Fail safe

When humans are required to enter the refrigerated space, safety guidelines should be followed to avoid lock-in, reduce lone-working, ensure training is provided on good working practices, provide adequate PPE and minimise the time spent in the cold.

Through good design at the outset, the cold store and refrigeration system can provide assistance if the unthinkable does happen; including emergency stop buttons, ‘trapped-man’ alarms, door safety mechanisms to enable personnel to get out from inside a ‘locked’ door, emergency lighting and emergency exits. These incorporated safety elements are not all created equally.

“Trapped-man buttons are mandatory on blast freezers,” says Anthony, “but it doesn’t always stop the refrigeration system or the fans working – it usually only raises an alarm so you hope someone comes to find you quickly. We design our blast freezers so the trapped-man button turns off the system and the fans – this immediately stops the rapid flow of cold air that is designed to remove heat fast, to give the operative more time to survive,” he says.

“And in terms of design,” says Steve, “there’s a safety aspect which maybe people don’t think about. When an emergency button is activated we design it so it’s not making a circuit but it’s breaking a circuit. This way we make sure it always fails safe; so if the switch fails, or a connecting wire breaks or indeed if the button is pressed, the circuit breaks and the alarm sounds,” he says.

Ensuring regular checks by design

These safety systems must of course be regularly checked and tested to ensure correct operation. In addition, the refrigeration system itself should be monitored for safe and efficient operation; this can potentially reduce the need for intervention or maintenance and eliminate the need for humans to enter the cold space. This monitoring function can be incorporated into the initial design, as Anthony explains.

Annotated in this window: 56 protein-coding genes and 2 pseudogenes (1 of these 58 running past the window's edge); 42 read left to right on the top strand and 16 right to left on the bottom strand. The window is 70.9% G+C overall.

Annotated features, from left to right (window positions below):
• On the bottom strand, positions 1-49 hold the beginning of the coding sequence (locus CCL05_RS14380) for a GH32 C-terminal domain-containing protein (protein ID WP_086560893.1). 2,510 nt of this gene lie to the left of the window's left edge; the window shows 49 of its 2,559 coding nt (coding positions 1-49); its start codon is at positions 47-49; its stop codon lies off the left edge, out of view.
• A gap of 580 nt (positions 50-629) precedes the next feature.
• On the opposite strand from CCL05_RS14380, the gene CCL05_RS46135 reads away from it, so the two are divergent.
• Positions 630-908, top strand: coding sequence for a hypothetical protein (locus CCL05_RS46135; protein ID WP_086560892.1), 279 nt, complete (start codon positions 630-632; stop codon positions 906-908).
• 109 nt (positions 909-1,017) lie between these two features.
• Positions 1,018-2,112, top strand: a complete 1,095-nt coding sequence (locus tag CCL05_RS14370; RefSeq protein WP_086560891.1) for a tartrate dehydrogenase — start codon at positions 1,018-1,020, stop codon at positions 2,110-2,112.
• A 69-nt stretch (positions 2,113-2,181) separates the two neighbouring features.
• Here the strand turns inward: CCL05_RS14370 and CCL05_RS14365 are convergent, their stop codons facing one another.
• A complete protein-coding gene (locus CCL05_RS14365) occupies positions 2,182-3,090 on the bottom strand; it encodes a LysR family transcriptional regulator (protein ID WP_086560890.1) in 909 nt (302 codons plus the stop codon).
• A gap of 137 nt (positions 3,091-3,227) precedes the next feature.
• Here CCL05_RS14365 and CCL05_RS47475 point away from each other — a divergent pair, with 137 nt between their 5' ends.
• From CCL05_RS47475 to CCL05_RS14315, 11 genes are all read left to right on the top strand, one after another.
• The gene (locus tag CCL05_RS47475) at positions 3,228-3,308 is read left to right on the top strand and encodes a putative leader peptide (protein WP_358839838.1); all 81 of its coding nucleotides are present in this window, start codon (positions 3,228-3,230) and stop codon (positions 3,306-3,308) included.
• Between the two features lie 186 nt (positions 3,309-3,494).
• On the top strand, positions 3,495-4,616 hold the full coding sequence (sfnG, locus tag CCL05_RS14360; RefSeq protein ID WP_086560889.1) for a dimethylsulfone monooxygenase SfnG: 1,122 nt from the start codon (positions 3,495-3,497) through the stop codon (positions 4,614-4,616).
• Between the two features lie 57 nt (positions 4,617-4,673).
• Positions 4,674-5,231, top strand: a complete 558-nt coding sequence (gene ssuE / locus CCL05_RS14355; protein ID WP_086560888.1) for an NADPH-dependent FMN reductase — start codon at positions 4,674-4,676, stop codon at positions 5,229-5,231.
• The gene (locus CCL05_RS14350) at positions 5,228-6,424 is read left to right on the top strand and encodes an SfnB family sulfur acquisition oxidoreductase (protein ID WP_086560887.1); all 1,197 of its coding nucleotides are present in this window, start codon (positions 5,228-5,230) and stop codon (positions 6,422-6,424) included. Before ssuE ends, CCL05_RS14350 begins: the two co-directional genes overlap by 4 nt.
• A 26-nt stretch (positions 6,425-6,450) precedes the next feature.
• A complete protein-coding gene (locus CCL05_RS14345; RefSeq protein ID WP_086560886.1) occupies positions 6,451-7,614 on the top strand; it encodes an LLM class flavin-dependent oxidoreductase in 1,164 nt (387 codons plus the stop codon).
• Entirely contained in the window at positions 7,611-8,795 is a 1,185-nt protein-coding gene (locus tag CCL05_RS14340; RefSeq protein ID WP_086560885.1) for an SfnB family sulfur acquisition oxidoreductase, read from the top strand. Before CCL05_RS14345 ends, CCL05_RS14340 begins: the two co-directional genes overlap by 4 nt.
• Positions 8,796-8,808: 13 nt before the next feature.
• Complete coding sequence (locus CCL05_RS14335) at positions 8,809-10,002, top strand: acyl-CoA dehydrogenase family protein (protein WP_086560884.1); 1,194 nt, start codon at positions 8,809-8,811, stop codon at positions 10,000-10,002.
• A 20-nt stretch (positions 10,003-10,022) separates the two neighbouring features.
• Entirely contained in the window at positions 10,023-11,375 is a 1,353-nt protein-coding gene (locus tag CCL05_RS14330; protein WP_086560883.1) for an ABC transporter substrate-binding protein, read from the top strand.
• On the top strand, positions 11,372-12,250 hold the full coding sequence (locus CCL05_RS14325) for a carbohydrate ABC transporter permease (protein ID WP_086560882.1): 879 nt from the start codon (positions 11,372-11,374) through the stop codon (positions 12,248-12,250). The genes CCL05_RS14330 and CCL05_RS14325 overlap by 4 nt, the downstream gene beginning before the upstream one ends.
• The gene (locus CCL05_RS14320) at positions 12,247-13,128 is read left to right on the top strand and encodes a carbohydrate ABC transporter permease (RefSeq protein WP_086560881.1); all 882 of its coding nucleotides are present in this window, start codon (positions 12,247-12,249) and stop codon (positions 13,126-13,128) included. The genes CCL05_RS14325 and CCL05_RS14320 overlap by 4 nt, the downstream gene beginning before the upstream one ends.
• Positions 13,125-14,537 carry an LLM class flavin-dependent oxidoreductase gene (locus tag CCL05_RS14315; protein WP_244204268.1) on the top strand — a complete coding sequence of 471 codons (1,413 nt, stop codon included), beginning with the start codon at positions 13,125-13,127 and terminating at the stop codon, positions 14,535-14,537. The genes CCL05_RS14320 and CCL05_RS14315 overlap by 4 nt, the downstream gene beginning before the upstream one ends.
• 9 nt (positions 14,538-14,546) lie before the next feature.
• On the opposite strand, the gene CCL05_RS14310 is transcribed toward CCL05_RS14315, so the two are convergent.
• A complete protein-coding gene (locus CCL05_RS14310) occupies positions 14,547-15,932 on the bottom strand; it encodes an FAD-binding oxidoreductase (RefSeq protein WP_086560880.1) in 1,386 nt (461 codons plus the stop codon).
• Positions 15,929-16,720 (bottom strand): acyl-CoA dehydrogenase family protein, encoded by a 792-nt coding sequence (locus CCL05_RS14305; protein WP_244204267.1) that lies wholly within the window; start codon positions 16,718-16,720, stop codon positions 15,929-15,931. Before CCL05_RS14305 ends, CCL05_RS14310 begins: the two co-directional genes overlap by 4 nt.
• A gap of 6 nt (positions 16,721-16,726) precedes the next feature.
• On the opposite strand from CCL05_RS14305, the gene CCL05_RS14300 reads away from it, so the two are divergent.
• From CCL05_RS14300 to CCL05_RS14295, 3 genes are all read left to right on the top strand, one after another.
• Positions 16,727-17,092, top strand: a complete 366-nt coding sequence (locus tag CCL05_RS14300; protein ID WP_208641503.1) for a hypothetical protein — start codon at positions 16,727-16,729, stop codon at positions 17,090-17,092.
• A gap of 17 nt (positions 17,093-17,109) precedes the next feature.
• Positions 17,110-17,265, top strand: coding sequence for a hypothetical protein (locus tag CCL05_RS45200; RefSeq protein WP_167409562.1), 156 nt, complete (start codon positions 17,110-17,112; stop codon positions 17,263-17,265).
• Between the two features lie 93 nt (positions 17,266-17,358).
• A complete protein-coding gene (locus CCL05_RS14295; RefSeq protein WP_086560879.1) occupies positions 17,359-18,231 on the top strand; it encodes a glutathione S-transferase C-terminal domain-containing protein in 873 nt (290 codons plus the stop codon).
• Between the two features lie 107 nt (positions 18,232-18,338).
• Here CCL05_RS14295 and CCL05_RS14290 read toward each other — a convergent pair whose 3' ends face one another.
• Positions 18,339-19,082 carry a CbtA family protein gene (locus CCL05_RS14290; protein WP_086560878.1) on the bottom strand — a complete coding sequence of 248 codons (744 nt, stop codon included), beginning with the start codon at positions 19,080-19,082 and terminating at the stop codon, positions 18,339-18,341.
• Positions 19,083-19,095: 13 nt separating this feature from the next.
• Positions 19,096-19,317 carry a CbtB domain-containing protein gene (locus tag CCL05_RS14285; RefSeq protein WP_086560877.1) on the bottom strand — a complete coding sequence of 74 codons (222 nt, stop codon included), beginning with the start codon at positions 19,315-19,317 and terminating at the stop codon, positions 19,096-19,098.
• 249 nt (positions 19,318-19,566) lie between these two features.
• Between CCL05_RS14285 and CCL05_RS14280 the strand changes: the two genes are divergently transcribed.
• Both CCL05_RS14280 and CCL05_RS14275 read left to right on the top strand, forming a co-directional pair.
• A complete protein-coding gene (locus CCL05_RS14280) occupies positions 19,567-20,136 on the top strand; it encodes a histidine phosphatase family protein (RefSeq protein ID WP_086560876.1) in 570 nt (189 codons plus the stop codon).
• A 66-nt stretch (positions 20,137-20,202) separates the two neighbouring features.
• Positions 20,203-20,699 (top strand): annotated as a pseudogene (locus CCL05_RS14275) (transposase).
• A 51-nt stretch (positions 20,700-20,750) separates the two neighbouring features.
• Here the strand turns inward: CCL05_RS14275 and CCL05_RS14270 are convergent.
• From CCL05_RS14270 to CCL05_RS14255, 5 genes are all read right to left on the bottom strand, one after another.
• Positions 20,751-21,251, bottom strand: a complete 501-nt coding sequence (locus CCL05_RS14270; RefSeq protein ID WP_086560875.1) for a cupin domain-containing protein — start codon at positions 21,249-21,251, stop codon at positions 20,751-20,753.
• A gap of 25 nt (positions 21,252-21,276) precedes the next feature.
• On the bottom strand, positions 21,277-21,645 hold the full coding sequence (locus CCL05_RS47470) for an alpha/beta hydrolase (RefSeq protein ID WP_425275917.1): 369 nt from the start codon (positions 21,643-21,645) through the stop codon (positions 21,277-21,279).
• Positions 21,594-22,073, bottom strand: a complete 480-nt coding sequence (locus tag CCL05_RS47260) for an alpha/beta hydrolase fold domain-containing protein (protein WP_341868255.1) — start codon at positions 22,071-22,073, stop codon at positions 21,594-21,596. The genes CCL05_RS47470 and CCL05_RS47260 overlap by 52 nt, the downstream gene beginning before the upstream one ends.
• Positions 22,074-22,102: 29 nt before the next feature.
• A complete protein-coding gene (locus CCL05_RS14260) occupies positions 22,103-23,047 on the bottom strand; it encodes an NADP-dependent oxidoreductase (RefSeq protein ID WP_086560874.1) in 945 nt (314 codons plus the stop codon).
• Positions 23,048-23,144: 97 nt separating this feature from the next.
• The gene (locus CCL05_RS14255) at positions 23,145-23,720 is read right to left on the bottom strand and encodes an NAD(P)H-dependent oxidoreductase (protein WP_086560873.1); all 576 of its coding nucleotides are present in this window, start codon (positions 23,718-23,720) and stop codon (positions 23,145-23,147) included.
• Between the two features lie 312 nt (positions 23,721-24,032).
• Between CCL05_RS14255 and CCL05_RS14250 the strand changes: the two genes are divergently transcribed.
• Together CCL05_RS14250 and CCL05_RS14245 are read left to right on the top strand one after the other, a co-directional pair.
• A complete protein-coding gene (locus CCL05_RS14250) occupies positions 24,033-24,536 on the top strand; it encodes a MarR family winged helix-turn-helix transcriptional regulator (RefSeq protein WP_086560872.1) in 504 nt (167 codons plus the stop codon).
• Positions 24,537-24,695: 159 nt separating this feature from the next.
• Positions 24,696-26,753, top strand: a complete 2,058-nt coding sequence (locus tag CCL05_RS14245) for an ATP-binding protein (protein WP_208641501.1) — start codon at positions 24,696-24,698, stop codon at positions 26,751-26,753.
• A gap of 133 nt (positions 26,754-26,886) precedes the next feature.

“There’s a feature on the customisable RDM controllers we use called Temperature Performance Indicator (TPI). This facility monitors the performance of a chosen indicator – this could be temperature, pressure or any other variable input. So, for example, if the temperature of the store should be 4°C and there’s a high temperature alarm set to go off at 8°C, but the room constantly runs at 7.5°C that’s not ideal; but similarly it’s not setting off the alarm either, so may go undetected for long periods. The TPI function monitors how far the variable is from its set-point and for how long, so a traffic-light system can be used to analyse system performance trends – this helps engineers diagnose certain problems that can be dealt with perhaps before maintenance is required. The TPI can be programmed to sound an alarm when a trend has been at a certain non-optimal level for a given time,” he adds.

A note on refrigerants

Many refrigerants are flammable, toxic or both, and the cold store and refrigeration system design should take into account any risks associated with the escape of these gases.

In the case of flammable refrigerants, the design needs to consider the point at which the concentration of the gas in air makes it flammable, because of the oxygen required to support the combustion. The size of cold store is relevant; even if all the refrigerant leaked into a large cold store it may not reach the flammability threshold but might potentially displace air to a dangerous level.

The system can incorporate a sensor that detects the gas, in parts per million (ppm), both upper and lower levels and automatically decide what to do with that information: e.g. sound an alarm, pump down the system or activate a mechanical extraction system.

*More information

For more information about Health & Safety in cold stores we recommend the following links…

If you would like to discuss aspects of your existing refrigeration equipment, or want to talk about a new project, please get in touch by emailing us today at or calling us on +44 (0) 330 2232404.

Verified by MonsterInsights